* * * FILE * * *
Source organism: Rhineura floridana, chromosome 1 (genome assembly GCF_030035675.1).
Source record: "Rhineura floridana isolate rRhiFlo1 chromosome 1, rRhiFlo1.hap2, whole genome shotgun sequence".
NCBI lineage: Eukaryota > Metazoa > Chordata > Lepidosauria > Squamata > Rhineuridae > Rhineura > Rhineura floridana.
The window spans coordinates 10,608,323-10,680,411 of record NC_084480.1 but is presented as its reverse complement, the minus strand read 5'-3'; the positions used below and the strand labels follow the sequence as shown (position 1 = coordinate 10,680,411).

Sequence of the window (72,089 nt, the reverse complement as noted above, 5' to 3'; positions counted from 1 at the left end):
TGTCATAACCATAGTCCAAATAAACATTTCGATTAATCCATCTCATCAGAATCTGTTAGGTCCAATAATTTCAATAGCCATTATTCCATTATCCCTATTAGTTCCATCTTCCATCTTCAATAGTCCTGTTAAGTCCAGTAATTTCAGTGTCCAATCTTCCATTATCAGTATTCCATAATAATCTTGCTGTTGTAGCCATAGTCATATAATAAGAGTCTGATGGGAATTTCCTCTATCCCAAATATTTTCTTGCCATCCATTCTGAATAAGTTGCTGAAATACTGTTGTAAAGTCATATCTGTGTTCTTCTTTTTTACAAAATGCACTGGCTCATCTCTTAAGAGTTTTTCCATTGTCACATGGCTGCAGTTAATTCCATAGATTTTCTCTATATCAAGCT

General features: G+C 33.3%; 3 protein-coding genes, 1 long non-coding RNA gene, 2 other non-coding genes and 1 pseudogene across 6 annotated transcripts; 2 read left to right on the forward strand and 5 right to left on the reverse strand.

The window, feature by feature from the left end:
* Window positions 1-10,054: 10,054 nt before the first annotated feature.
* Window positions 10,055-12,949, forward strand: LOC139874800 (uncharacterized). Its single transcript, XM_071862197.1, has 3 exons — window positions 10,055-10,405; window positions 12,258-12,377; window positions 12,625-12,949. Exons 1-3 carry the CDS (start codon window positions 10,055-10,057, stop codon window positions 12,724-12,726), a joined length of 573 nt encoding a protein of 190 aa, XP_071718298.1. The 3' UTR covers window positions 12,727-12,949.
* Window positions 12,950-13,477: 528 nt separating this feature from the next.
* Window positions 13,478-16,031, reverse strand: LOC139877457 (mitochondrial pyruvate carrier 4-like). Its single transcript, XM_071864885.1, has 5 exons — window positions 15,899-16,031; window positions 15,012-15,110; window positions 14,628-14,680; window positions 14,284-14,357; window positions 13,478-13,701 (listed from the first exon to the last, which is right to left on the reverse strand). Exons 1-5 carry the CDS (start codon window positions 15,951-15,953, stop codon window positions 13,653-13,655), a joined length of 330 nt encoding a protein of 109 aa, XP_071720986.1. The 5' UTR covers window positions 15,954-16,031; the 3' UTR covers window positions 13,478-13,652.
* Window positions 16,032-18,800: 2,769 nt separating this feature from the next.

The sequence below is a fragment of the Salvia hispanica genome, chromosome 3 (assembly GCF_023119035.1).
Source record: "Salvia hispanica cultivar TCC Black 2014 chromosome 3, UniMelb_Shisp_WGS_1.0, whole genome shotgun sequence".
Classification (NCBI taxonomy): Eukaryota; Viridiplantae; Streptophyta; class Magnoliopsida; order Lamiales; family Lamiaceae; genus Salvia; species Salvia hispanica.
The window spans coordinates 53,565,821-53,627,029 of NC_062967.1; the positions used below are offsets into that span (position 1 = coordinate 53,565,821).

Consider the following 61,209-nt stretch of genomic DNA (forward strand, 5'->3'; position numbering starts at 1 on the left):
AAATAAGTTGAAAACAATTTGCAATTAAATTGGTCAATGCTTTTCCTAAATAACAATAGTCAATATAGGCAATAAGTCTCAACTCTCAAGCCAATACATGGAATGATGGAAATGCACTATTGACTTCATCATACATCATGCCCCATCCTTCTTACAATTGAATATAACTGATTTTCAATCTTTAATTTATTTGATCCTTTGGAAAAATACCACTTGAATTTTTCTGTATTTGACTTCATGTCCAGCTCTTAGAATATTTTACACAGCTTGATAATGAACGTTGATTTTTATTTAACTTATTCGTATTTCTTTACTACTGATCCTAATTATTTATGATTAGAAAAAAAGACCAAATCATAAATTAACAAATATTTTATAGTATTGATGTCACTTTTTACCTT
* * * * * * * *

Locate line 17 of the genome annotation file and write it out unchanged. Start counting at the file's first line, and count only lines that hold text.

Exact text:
The window spans coordinates 53,565,821-53,627,029 of NC_062967.1; the positions used below are offsets into that span (position 1 = coordinate 53,565,821).